Bao Zheng, also known as Bao Gong, is a household name in China for his unwavering commitment to justice, as well as his incorruptibility and dedication to upholding the rule of law. The influence of the legendary judge, who lived from 999 to 1062, can still be seen in China today, particularly in his home province of Anhui in east China.
Born in Hefei, the capital of Anhui, Bao is considered one of the most important Chinese sages. People commonly refer to him as “Justice Bao,” thanks to his expert handling of criminal cases, his fearlessness in giving straightforward advice, and his deep resentment of evil deeds. Folk tales, traditional operas, films and television series through history have disseminated his legend.
Lectures on the life and principles of the renowned judge are organized regularly in Bao Gong Park in Hefei, where Bao’s tomb is located. These lectures serve to educate the public — especially civil servants — on the values of righteousness and the importance of a clean government. The lectures, which are part of courses on clean and ethical culture, are a notable initiative launched by Hefei’s discipline inspection commission.
“I find myself on this special platform talking about the stories of Bao Gong almost every month,” said Pei Bin, a professor at the Party school of the Hefei Municipal Committee of the Communist Party of China.
Historical records note that before Bao’s time in office, individuals were unable to file lawsuits directly with government. Bao implemented a crucial reform upon assuming office in Bianjing, known today as Kaifeng, in Henan Province. He revised the existing law, enabling people to submit information and statements for each case directly. This change effectively prevented officials from accepting bribes and falsifying information related to lawsuits.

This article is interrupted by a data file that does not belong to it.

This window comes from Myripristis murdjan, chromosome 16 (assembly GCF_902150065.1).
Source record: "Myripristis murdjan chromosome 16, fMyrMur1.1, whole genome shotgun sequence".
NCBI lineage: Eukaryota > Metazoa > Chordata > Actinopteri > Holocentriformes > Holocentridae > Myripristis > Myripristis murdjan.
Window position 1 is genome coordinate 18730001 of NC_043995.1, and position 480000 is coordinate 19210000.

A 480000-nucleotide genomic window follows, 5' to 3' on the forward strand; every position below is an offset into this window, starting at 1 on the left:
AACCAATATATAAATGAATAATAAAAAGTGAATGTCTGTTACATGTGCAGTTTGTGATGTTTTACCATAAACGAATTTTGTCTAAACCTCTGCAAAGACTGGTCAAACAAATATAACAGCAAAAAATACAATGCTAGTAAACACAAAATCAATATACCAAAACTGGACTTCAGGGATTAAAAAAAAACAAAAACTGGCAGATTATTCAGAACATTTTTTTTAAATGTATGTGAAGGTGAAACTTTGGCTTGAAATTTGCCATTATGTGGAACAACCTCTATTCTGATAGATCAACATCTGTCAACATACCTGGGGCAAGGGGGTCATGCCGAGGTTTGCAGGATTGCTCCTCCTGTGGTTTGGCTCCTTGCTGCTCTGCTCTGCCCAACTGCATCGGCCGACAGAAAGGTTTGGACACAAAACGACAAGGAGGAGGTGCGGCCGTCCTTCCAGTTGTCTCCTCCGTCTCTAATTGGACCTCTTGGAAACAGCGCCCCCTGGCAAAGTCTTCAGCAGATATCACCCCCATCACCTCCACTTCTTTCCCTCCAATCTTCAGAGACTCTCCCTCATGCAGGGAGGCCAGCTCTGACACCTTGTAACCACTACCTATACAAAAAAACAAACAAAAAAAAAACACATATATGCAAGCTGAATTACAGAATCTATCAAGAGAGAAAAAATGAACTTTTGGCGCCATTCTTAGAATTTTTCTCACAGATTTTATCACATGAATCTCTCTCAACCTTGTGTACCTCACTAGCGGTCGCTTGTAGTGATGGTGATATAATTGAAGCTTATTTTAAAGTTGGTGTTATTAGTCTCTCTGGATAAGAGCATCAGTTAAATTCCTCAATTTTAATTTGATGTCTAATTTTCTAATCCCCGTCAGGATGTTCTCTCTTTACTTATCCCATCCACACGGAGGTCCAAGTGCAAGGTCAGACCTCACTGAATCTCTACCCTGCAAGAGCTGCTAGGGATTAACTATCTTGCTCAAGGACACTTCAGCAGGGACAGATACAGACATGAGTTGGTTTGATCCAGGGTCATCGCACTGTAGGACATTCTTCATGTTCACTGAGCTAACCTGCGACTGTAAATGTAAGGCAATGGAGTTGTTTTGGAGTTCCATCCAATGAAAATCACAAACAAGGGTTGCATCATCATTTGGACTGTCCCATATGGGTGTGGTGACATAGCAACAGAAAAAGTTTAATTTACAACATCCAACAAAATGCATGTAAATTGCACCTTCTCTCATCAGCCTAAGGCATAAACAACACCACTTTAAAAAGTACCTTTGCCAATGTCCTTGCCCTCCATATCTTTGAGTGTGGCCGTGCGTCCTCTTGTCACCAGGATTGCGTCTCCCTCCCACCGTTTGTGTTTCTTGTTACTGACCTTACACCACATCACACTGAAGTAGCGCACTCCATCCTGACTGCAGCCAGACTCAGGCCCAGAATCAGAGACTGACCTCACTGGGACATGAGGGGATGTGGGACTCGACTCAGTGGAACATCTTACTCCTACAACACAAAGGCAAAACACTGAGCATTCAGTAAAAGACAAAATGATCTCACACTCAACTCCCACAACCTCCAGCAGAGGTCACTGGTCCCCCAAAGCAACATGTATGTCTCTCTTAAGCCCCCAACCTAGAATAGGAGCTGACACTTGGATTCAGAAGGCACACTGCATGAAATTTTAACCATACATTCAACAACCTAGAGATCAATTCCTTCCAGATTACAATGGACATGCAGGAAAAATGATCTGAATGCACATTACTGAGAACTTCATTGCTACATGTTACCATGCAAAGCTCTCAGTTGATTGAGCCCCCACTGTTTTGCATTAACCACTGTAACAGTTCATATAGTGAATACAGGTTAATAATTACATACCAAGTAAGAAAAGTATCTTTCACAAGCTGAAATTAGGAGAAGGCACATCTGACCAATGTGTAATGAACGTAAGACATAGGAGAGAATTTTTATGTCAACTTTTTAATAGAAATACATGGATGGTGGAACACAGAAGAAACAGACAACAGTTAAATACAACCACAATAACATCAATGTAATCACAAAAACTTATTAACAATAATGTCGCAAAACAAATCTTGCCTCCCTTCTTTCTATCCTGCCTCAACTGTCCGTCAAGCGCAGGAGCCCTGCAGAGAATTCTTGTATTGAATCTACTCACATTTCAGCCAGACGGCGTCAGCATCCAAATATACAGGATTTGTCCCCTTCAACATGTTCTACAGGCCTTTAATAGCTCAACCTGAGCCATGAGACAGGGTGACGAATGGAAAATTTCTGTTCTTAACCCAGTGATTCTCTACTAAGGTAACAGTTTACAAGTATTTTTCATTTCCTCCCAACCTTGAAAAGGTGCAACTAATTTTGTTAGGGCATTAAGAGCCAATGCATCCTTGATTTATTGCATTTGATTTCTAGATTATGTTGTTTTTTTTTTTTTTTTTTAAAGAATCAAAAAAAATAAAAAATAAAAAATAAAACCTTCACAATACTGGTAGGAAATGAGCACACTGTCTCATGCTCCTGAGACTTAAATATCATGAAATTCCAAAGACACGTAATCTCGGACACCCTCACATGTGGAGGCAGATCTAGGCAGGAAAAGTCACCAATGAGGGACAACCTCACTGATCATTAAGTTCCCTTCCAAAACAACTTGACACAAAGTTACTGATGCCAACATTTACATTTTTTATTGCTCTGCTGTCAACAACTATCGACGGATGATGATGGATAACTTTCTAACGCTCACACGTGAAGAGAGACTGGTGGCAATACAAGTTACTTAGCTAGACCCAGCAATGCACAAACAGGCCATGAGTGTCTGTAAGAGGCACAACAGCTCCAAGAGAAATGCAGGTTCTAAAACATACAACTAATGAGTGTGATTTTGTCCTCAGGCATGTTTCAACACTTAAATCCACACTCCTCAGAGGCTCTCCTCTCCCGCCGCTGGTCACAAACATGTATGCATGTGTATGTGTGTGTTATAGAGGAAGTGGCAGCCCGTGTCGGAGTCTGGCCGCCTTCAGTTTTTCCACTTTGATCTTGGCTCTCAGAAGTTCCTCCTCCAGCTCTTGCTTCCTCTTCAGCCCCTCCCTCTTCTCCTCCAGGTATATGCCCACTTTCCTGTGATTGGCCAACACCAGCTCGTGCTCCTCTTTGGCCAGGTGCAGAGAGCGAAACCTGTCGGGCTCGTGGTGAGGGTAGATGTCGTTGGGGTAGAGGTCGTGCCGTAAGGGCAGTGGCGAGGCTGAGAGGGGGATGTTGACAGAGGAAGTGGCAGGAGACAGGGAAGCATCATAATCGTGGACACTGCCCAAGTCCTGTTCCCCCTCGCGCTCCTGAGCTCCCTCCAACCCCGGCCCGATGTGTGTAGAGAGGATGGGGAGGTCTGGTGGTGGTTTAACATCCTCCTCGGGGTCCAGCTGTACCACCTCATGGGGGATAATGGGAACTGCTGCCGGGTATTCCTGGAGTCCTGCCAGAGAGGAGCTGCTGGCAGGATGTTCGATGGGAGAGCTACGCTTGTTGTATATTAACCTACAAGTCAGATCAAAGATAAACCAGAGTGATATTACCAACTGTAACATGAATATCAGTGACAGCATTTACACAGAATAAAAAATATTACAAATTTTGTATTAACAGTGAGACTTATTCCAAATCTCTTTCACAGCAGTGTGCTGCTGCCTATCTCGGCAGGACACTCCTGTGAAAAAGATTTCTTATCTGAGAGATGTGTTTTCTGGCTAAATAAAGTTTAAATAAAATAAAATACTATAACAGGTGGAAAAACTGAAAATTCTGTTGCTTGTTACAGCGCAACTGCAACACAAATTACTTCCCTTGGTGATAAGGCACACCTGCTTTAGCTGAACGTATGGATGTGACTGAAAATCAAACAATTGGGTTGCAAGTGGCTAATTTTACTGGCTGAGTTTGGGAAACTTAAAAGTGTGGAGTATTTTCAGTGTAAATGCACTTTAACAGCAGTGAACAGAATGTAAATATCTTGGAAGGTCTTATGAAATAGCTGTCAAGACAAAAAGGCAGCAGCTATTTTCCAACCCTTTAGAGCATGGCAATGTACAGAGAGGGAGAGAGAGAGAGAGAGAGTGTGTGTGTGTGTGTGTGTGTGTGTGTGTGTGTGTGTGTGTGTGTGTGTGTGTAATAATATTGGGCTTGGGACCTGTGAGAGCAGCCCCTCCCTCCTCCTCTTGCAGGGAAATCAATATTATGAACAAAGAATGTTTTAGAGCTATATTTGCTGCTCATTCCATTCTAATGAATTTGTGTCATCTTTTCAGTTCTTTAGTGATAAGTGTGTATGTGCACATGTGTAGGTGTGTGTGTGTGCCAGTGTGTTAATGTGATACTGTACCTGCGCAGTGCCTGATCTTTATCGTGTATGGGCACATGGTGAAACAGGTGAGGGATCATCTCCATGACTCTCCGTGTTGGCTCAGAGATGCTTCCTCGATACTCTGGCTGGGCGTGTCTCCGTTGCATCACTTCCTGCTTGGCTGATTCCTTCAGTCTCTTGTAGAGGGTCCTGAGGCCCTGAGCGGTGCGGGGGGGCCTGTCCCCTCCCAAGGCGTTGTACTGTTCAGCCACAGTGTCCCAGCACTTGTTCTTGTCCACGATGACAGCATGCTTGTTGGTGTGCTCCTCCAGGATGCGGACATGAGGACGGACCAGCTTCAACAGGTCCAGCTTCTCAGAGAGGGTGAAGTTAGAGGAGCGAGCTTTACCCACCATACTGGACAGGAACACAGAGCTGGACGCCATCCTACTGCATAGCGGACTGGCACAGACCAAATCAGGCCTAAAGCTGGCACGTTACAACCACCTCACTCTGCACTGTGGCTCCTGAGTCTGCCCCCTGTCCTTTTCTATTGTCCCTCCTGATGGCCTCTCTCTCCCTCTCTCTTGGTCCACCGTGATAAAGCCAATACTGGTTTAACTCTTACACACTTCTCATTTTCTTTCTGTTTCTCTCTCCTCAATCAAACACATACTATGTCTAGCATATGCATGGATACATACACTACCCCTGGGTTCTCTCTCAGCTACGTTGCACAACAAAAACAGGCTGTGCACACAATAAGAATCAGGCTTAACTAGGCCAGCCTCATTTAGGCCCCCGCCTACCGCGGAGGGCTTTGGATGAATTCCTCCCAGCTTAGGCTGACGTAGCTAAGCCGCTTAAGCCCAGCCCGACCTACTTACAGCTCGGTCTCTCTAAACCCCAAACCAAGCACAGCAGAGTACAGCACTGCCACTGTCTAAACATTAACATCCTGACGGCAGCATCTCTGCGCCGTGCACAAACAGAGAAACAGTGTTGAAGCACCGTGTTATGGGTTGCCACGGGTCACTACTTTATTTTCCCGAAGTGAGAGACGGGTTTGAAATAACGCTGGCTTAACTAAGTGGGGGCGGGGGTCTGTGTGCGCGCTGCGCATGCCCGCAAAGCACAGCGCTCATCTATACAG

During his administration, the frequent flooding of the Huimin River within the city of Bianjing was a significant problem, bringing hardship to the public. With no fear of those in power or the aristocracy, he vigorously dismantled enclosures and cleared waterways to alleviate these struggles. His actions have become inspiring tales of benevolence and courage.
Initially, the emperor wanted to bestow half of Luzhou City, which is now known as Hefei, upon Bao for his contributions to the country, but Bao repeatedly declined this offer. In the end, the emperor’s insistence won out and Bao agreed to accept a portion of the city’s defensive moat.
People were puzzled by his decision, but Bao had his own considerations. He believed that if his descendants ever failed to obtain official positions through imperial civil service examinations, they could rely on his section of the river to make a living by raising fish and growing lotus roots.
In the year 1062, Bao passed away due to illness. In his will, he stated that if his descendants were to engage in corruption, embezzlement or other wrongful acts while serving in government positions, they would not be allowed to return to their ancestral home, nor would they be allowed to be buried in the family graveyard.
Bao now rests eternally by the Baohe River in Hefei, which was named after him. Bao Gong Park was established in his memory, welcoming over 1 million visitors annually, including descendants of the Bao family from Hong Kong, Macao and Taiwan, as well as other countries like Singapore and Thailand, along with followers of Bao’s principles and ideals.
“Bao Gong has become the ‘spokesperson’ for cultural integrity in our city. The outstanding Chinese moral qualities of loyalty, filial piety, integrity and love are integrated into our economic, social and cultural development, as well as in the entire process of fighting corruption and advocating for integrity,” Pei said.
Fairness and justice are universal values shared by all humanity. Bao Gong represents not only China’s commitment to these values but also serves as a symbol of these values for the world. Stories and the spirit of Bao have and will continue to inspire movies, operas, books and more.
Since 2010, a series of six comic books featuring Bao Gong have been published in France, the result of a collaboration between a Chinese cartoonist and a French scriptwriter. The comics quickly became a hit in Europe and were later translated into a number of languages, including Dutch, Italian, English and German.
“The tales of Bao Gong are seemingly boundless, and the essence of his character is destined to endure eternally,” Pei said.